Jonah Hill (number-cruncher Donnie Azoff in "The Wolf of Wall Street") says the white powder the actors snorted in that film was really vitamin D.
While that sounds pretty benign, Hill reports he got severe bronchitis from inhaling the stuff.
Fake drugs can be dangerous for any unsuspecting consumer, and they're big business.
For example, British authorities recently arrested 237 folks storing $31 million of phony "meds" scheduled for distribution from 10,600 websites worldwide (72 percent of the fakes were from India; 11 percent from China).
In the U.S., the Food and Drug Administration blocks sale of such products when they can: This month they banned a "weight loss" med, B-Perfect, containing a pulled-off-the-market, controlled substance called sibutramine and a known carcinogen, phenolphthalein.
They also yanked erectile dysfunction meds (with names like Full Throttle and Hard Up) that contained impure toxins along with the active ingredients found in Viagra and Cialis.
If guys take these undeclared and unidentified ingredients with other meds, such as nitroglycerine (often used by guys with diabetes, high blood pressure and heart disease - all associated with ED), they can lower blood pressure to dangerous levels and cause serious damage.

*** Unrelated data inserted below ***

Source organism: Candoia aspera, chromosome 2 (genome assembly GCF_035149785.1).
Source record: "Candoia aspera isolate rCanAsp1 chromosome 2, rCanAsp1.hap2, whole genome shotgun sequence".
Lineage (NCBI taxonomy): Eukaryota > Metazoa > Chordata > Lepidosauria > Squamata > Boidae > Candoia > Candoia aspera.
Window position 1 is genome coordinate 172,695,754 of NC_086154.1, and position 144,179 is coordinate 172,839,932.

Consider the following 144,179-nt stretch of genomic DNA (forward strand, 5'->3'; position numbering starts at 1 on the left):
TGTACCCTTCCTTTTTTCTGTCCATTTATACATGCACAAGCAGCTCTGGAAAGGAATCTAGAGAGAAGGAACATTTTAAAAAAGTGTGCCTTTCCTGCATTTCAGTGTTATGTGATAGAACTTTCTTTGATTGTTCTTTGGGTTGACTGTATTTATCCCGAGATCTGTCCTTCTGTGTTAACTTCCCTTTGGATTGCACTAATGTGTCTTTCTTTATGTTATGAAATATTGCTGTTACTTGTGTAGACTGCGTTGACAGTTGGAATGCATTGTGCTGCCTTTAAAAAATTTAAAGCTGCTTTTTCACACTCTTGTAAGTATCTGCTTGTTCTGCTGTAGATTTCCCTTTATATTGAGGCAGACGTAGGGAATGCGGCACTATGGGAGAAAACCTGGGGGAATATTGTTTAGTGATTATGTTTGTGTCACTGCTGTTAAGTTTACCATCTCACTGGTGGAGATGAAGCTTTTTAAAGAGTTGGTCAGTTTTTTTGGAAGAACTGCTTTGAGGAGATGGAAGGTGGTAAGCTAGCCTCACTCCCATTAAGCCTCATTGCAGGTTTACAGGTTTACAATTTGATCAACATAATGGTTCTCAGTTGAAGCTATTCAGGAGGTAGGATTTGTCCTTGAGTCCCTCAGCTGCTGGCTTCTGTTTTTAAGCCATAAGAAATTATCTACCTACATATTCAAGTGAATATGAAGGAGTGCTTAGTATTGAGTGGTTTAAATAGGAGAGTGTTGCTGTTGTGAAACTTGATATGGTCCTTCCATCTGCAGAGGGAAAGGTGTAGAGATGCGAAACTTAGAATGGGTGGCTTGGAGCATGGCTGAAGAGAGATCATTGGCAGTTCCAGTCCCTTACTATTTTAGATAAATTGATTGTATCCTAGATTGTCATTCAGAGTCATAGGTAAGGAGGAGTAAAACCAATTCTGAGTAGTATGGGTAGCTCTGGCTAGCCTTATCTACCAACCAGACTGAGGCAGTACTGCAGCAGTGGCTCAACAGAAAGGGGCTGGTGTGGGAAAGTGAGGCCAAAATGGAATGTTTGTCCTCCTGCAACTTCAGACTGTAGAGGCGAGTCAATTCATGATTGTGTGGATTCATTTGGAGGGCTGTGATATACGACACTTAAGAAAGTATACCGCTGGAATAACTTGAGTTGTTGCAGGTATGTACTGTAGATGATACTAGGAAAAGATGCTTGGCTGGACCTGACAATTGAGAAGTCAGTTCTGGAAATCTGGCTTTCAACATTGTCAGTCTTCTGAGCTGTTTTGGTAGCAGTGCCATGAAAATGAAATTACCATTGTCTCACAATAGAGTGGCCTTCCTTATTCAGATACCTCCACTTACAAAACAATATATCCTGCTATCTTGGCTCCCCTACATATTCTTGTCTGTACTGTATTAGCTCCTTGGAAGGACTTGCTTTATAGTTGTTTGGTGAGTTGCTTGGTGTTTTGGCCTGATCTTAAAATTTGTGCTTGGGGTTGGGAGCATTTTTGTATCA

But online, it's not just "alternative" meds that are dangerous.
Recently the FDA shut down 1,677 illegal pharmacy websites that sold fake "brand name" and "FDA-approved" meds that were neither.
Your solution: Check www.FDA.gov to identify dangerous supplements in "miraculous" weight loss, muscle building, and sexual enhancement products. Remember, if it looks too good to be true, it probably is.
© 2014 Michael Roizen, M.D. and Mehmet Oz, M.D.
Distributed by King Features Syndicate, Inc.
© King Features Syndicate